Women as the paradigmatic trade unionists? New work, new workers and new trade union strategies in conservative Britain

Title:
Women as the paradigmatic trade unionists? New work, new workers and new trade union strategies in conservative Britain
Authors:
Howell, Chris
Abstract:
The British labor movement has responded to a lengthy period of economic restructuring, state hostility and a consequent decline in union membership and influence, with a wide-ranging strategic reevaluation of the relationship between women and trade unions. It is primarily the nature of the locations in the labor market occupied by women, and not the specific interests or experience that women bring to collective organization or action at work, that has driven British union strategy. As a result, the major strategic union innovation of the past decade has been an enhanced emphasis upon legislation, as both a substitute and a support for trade union action.
Citation:
Howell, Chris. "Women as the Paradigmatic Trade Unionists? New Work, New Workers and New Trade Union Strategies in Conservative Britain," Economic and Industrial Democracy, 17:4 (November 1996), pp. 510-543.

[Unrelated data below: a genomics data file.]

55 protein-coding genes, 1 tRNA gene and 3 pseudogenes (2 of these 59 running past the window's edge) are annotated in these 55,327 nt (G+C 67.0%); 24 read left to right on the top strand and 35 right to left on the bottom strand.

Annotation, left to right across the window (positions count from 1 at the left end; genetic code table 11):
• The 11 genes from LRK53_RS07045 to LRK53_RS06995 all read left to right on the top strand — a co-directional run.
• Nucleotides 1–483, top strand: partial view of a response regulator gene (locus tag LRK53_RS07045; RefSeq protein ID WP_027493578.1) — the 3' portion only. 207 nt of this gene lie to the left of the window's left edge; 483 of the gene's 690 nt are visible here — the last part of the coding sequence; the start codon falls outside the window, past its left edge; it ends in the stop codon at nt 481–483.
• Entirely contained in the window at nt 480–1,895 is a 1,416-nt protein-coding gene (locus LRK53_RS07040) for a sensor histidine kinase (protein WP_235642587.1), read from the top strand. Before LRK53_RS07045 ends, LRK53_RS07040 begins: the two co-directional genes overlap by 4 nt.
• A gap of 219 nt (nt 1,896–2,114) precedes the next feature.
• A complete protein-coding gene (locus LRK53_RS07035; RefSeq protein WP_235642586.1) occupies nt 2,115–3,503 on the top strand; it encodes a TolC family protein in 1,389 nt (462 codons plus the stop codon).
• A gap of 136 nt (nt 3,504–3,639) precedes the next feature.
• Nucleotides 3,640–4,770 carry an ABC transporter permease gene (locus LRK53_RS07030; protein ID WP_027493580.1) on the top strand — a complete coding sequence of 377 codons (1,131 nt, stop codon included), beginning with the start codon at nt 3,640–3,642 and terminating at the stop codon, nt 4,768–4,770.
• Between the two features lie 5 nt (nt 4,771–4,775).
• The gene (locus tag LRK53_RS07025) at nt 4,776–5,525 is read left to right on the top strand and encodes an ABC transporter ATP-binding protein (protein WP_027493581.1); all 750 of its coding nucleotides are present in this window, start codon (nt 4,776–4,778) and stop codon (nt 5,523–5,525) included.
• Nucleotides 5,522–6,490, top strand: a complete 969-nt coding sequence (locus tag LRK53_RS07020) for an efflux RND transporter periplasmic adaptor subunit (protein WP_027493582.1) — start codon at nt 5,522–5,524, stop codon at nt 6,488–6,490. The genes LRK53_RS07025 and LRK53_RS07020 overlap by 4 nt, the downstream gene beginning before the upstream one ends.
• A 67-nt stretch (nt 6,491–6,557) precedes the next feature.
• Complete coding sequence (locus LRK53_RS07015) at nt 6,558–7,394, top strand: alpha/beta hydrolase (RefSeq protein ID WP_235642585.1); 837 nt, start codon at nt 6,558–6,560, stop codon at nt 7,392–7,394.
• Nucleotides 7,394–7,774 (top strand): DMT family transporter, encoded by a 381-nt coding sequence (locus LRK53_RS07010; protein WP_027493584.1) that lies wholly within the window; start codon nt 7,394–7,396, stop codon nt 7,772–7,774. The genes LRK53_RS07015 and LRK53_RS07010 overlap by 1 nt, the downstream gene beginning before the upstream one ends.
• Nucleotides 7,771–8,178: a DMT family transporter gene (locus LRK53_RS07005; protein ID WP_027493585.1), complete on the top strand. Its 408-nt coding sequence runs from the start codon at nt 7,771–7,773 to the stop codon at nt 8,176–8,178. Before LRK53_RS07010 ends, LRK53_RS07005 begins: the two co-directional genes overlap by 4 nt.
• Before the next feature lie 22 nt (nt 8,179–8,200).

Publisher:
SAGE Publications
DATE ISSUED:
1996-11
Department:
Politics
Type:
article
PUBLISHED VERSION:
10.1177/0143831X96174002
PERMANENT LINK:
http://hdl.handle.net/11282/309918

Full metadata record

DC FieldValue Language
dc.contributor.authorHowell, Chrisen_US
dc.date.accessioned2013-12-23T16:21:02Z-
dc.date.available2013-12-23T16:21:02Z-
dc.date.issued1996-11en
dc.identifier.citationHowell, Chris. "Women as the Paradigmatic Trade Unionists? New Work, New Workers and New Trade Union Strategies in Conservative Britain," Economic and Industrial Democracy, 17:4 (November 1996), pp. 510-543.en_US
dc.identifier.issn0143-831Xen_US
dc.identifier.urihttp://hdl.handle.net/11282/309918-
dc.description.abstractThe British labor movement has responded to a lengthy period of economic restructuring, state hostility and a consequent decline in union membership and influence, with a wide-ranging strategic reevaluation of the relationship between women and trade unions. It is primarily the nature of the locations in the labor market occupied by women, and not the specific interests or experience that women bring to collective organization or action at work, that has driven British union strategy. As a result, the major strategic union innovation of the past decade has been an enhanced emphasis upon legislation, as both a substitute and a support for trade union action.en_US
dc.language.isoen_USen_US
dc.publisherSAGE Publicationsen_US
dc.identifier.doi10.1177/0143831X96174002-
dc.subject.departmentPoliticsen_US
dc.titleWomen as the paradigmatic trade unionists? New work, new workers and new trade union strategies in conservative Britainen_US
dc.typearticleen_US
dc.identifier.journalEconomic and Industrial Democracyen_US
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